“The motivation to continue corresponds to the values instilled by my parents to persevere, to strive for excellence as its own reward, to be an individual of conviction, and to never give up on something or someone as long as there is some hope for a positive outcome,” says Mardesich. “It’s better to try and fail than succeed at nothing, as a friend once told me. In spite of challenges we have continued and now have a ten-year record.”

Back in 2003, the idea of establishing a film festival in San Pedro wasn’t a far-fetched one. The town already had an iconic theater to host it, perfectly set in the heart of downtown. Not to mention, San Pedro already had a rich history of being used as Hollywood’s backdrop. From classic films such as Chinatown, to popular current television series like Mad Men, San Pedro has become synonymous with film production.

“Stephanie and I were at a San Pedro Chamber mixer at Ports O’ Call Restaurant and we were chatting with the late Gary Cox about how San Pedro should have a film festival,” recalls Jack Baric, an original co-founder of the festival who has since stepped away. “Stephanie really took the conversation to heart and immediately started working on getting a festival launched. She has been generous enough to include calling me a co-founder, but truthfully she put forth all the effort in launching the festival and has kept it going since then.”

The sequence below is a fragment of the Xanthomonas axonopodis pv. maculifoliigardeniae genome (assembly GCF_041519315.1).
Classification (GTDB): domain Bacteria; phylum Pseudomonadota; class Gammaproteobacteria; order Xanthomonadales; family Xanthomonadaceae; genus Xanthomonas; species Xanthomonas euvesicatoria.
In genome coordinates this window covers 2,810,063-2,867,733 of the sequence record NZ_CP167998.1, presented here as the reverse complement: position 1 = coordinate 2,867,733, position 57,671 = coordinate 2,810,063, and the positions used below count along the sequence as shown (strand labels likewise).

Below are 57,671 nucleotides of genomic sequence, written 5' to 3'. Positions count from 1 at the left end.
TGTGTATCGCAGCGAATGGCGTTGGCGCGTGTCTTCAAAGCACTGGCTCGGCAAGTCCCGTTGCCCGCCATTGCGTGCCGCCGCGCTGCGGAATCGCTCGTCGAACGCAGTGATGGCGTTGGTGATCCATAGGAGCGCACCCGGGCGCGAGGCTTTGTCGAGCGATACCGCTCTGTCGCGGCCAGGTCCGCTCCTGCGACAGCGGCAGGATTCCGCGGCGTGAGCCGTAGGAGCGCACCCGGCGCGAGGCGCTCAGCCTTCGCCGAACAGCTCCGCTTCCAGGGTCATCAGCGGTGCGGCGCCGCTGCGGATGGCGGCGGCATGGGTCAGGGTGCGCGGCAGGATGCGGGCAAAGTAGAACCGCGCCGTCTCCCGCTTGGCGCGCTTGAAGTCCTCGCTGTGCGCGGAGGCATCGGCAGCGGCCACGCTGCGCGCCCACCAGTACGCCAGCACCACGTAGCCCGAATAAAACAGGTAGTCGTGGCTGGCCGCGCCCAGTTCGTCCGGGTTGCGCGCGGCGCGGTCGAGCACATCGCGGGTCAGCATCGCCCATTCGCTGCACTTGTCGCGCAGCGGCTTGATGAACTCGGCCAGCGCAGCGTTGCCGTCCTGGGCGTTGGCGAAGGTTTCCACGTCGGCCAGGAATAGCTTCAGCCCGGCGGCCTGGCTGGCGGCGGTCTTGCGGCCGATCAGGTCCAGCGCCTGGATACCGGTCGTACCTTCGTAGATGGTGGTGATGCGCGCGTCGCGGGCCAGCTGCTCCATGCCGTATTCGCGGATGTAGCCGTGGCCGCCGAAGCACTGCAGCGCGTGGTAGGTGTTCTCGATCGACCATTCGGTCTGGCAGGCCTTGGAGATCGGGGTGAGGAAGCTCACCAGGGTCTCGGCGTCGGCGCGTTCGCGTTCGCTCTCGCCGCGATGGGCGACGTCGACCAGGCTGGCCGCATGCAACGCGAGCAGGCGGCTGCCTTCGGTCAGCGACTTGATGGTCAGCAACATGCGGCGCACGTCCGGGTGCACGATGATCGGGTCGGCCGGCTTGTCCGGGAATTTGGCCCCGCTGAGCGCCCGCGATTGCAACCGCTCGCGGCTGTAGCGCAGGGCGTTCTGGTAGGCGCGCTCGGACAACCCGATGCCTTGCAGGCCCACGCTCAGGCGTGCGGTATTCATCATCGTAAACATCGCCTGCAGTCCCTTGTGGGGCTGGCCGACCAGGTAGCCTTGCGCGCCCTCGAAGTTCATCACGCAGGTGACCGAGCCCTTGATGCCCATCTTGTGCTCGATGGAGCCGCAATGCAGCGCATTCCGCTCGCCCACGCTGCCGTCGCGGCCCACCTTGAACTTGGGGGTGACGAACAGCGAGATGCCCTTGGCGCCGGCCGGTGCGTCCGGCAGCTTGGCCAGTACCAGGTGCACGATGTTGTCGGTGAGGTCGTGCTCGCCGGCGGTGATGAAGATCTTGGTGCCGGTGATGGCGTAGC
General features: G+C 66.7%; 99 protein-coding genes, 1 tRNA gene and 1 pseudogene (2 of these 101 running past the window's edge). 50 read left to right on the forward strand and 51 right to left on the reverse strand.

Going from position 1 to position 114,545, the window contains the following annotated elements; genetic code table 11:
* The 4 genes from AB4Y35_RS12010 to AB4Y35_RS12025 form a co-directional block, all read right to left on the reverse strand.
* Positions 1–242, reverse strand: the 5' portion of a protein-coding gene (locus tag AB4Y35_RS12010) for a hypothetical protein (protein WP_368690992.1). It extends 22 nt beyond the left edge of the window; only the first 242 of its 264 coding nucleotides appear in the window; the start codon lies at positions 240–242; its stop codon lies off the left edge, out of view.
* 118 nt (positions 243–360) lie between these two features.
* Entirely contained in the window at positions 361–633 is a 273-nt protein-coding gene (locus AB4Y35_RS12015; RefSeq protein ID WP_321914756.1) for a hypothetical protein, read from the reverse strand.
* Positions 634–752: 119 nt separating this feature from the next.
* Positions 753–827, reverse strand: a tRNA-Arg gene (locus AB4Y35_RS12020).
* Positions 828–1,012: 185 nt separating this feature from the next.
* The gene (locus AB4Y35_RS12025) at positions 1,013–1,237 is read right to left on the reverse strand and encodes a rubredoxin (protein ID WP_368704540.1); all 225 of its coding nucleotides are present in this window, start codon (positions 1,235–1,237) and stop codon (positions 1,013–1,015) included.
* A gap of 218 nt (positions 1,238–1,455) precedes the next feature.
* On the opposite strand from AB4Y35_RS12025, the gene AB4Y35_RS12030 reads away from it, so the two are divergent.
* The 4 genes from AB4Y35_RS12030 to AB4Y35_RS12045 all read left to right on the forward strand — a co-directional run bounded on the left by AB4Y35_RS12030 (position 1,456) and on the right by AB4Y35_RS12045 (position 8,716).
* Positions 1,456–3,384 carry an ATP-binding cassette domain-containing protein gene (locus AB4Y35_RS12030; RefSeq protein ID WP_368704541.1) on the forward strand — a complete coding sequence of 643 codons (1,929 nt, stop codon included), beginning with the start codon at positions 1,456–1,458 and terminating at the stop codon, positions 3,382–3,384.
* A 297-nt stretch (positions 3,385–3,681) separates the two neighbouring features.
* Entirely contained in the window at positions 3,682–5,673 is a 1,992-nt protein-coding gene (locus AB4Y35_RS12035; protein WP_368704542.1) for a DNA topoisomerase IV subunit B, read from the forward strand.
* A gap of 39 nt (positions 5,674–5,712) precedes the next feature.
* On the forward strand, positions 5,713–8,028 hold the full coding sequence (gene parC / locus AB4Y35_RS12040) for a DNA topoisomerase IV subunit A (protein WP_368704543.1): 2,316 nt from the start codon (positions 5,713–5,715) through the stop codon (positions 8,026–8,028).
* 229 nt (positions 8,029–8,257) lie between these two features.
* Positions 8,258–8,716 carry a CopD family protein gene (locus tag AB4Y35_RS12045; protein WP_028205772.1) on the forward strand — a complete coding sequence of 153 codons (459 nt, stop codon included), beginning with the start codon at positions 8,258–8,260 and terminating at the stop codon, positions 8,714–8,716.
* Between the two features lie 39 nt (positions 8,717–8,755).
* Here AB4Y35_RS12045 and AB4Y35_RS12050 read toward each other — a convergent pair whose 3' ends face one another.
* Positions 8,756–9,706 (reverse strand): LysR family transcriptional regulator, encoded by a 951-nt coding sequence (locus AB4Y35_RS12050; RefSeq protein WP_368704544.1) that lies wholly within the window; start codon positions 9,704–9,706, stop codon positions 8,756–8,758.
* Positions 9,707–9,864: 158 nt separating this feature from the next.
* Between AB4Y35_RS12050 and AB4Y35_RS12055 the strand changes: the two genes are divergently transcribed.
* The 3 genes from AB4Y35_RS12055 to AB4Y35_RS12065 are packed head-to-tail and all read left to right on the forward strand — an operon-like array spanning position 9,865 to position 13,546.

Left: Russ Tamblyn and Academy Award winner George Chakiris, co-stars of West Side Story, at the 2009 festival. Right: Mardesich with actress Betty Garrett and host Tom Hatten at the inaugural festival in 2004

The inaugural festival launched on April 30, 2004, and included such films as The Perfect Storm, the 2000 drama starring George Clooney and Mark Wahlberg, based on Sebastian Junger‘s best-selling book, the 1949 musical comedy Neptune’s Daughter, starring Esther Williams, Betty Garrett and Ricardo Montalban, and an afternoon screening of Disney’s The Little Mermaid for the kids.

Other films featured at the festival throughout the decade include The Unsinkable Molly Brown (1964), The Poseidon Adventure (1972), Disney’s 20,000 Leagues Under the Sea (1954), South Pacific (1958), Who Framed Roger Rabbit? (1988), Swiss Family Robinson (1960), and West Side Story (1961), among others.